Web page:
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‘How Not Be Rape’: Virale tweet dílt ‘Triggers’ 90s Magazine Cover

This week, it became a viral tweet after a woman shared what she called the “running magazine cover of the ’90s.” He says he identifies rape cultures and food that have existed in the past, one of which is still possible.

The cover in question was from January 5, 1993, the issue of Woman’s World magazine with a series of controversial – and “running” story trailers.

“How not to be raped,” reads the headline under the magazine.

“I’m raising a man, Nikki now says, ‘I’m pregnant,’ says another.

On the envelope is next to the inscription “Lose weight like a star!” picture A woman who has a hard time zipping up her pants!

“I found it: the most inspiring magazine cover of the 90’s. It has everything: a normalizing diet, the strange optics of transgressions, ‘something that won’t be raped,’ “says a text accompanying a tweet by writer Karina Longworth.

“Rap culture” as well as “food culture” are two ideas that exist in American society and can be watched in the media and pop culture through television and film, music and magazines.

The Women’s and Gender Study Center at Marshall University describes the culture of rape as “an environment where rape is widespread and where sexual violence against women is normalized and supported by the media and popular culture.”

“The culture of rape is maintained through the use of misogynistic language, the objectification of women’s bodies and the glamoration of sexual violence, so that a society is created that ignores women’s rights and safety.”

The tweet spread this week after the woman shared the “launch” cover of the 1993 magazine “Woman’s World”. The picture above shows a man flipping through a magazine. Photo by FabrikaCr / Getty
According to VeryWellFit, food culture is “a widespread belief that appearance and body shape are more important than physical, mental and general well-being”.

In 2021, Good Housekeeping will report on examples of food culture in everyday life. From the Barbie “thigh gap” and the 18-inch waist to Kim Kardashian, who explains how to “squeeze” the shape under the dress so that cellulite doesn’t get out. In addition, diet is a widespread phenomenon for many American adults who, according to the Centers for Disease Control and Prevention, found that in 2013-2016, nearly half of American adults tried to lose weight. the last 12 months.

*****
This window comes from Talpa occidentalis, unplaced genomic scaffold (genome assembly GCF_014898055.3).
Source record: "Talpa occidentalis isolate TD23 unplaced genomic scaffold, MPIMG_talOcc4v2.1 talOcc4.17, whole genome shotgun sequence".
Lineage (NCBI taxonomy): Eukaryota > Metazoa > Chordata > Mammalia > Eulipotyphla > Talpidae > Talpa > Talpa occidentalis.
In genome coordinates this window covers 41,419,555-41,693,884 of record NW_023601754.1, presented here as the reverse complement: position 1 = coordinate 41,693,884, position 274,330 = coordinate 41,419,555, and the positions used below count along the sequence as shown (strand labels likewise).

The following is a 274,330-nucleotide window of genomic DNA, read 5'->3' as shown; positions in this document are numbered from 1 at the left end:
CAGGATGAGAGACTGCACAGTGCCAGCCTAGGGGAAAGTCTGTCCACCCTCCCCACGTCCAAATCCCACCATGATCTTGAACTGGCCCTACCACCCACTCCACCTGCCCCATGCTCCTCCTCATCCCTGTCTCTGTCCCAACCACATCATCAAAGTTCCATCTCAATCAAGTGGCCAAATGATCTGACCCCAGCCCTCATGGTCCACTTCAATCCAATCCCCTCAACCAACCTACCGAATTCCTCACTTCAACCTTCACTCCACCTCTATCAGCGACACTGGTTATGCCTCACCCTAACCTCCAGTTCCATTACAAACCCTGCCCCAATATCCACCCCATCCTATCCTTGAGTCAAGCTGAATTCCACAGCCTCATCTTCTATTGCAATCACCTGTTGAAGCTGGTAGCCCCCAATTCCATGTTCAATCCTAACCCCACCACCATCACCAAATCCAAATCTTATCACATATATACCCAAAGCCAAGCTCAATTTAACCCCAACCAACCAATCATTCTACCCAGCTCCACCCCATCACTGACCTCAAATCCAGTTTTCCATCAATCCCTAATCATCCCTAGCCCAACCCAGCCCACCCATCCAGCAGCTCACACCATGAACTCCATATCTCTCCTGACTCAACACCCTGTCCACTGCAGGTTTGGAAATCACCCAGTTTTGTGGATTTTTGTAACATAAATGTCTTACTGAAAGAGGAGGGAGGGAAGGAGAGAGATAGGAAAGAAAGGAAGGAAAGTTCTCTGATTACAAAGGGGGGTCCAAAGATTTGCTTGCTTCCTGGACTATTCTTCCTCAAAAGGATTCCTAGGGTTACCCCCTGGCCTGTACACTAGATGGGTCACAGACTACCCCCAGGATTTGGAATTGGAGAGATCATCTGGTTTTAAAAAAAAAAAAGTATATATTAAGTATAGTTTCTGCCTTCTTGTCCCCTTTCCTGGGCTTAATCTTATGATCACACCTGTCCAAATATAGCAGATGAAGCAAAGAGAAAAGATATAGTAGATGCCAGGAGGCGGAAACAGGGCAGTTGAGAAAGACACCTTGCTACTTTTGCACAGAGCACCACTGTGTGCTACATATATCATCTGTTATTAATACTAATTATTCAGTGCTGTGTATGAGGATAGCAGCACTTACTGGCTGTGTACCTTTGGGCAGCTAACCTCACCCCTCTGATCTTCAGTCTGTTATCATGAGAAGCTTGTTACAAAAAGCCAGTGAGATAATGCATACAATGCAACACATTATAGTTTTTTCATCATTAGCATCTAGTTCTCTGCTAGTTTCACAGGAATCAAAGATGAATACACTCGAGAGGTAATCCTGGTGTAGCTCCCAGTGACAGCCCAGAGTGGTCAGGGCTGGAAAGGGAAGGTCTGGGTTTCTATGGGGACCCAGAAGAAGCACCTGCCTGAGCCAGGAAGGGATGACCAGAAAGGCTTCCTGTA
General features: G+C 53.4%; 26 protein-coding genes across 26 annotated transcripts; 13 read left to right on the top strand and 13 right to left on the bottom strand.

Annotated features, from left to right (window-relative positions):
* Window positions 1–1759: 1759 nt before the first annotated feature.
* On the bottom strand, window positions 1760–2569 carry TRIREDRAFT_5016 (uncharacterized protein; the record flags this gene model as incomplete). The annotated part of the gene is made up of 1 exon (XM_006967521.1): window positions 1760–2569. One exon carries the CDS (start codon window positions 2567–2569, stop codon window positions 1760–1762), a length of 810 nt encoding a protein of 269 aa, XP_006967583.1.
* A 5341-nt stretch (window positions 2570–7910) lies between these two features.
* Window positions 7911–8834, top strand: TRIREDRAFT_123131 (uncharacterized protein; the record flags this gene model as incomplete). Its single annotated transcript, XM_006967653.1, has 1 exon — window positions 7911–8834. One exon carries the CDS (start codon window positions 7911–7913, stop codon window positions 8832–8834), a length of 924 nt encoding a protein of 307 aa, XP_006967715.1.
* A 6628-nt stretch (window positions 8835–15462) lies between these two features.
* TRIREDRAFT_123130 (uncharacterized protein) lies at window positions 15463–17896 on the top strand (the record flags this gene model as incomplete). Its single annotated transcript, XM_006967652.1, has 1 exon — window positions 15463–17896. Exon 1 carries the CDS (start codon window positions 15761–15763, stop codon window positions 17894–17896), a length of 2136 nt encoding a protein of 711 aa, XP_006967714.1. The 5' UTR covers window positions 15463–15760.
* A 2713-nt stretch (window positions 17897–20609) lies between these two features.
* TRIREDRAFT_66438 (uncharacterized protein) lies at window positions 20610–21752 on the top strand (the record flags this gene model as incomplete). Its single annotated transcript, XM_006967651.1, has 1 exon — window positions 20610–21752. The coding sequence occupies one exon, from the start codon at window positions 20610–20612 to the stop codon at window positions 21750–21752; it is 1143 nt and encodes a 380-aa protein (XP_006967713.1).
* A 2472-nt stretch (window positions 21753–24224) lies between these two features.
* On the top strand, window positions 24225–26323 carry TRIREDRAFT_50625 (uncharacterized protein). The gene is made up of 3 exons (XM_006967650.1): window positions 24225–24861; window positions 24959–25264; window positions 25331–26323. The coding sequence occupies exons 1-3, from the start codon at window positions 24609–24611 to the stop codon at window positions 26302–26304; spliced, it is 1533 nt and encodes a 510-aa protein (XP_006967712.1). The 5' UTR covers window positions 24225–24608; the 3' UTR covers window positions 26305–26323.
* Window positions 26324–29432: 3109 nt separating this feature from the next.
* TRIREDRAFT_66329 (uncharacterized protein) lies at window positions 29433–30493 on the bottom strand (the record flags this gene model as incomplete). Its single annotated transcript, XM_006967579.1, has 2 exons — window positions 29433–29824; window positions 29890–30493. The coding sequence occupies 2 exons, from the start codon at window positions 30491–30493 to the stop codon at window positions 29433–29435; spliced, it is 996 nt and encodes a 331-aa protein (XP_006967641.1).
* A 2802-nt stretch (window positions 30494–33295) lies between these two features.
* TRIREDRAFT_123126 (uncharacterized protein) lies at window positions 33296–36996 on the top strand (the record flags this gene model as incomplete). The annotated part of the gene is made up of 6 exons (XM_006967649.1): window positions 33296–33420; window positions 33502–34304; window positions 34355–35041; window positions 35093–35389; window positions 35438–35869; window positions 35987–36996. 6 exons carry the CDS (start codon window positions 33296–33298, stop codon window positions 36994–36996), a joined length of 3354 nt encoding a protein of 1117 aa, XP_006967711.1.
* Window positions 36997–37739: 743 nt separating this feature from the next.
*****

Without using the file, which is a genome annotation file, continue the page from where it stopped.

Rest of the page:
Longworth told Newsweek in an email that he found the magazine cover when he searched for his podcast, “You have to remember that.” She was looking for stories from the magazines Melanie Griffith mentioned in the late 80’s and early 90’s, and this issue of Women’s World was published in an eBay search.

Longworth said the most bizarre thing about this cover is the rape title line.

“The only consequence is that there is something rape victims have been doing for centuries to prevent this if they have access to this supermarket magazine – which is also an implication that rape is the victim’s fault,” he told Longworth.

People gather in the commentary section of the viral tweet to discuss the nature of the copy on the envelope with great difficulty in understanding the thought process behind such headlines. Many agreed with Longworth’s contempt for a particular frontline.

“You have to leave a small line under ‘no’, ‘if someone is confused about what the advice is for,'” one commentator wrote.

“‘How not to be raped’ will be one of the most tumultuous headlines ever — and so it can be bold on the cover of a magazine with rights and humiliation,” one commentator added.

One commenter shared that he thinks many of these topics are still being addressed by readers today.

“Really amazing is that you can walk into one of the 1,000 supermarkets and find the same coverage in today’s women’s world. Except that diet tips are already keto, “wrote the commentator.

Longworth believes that we now live in a culture that is “quite like an addiction to food, but calls it an ‘advantage.’

“I can’t imagine seeing a headline about rape at the moment, and some of the reactions I’ve seen show that people think it’s a fake cover-up because of this sentence,” Longworth told Newsweek. “But once you get down to it, you’ll draw attention to how culture has treated women in the ’80s and’ 90s.”

According to Magazines.com, one of the most popular features of Women’s World magazine is weight loss stories – usually on the cover.

Newsweek contacted Woman’s World magazine to comment

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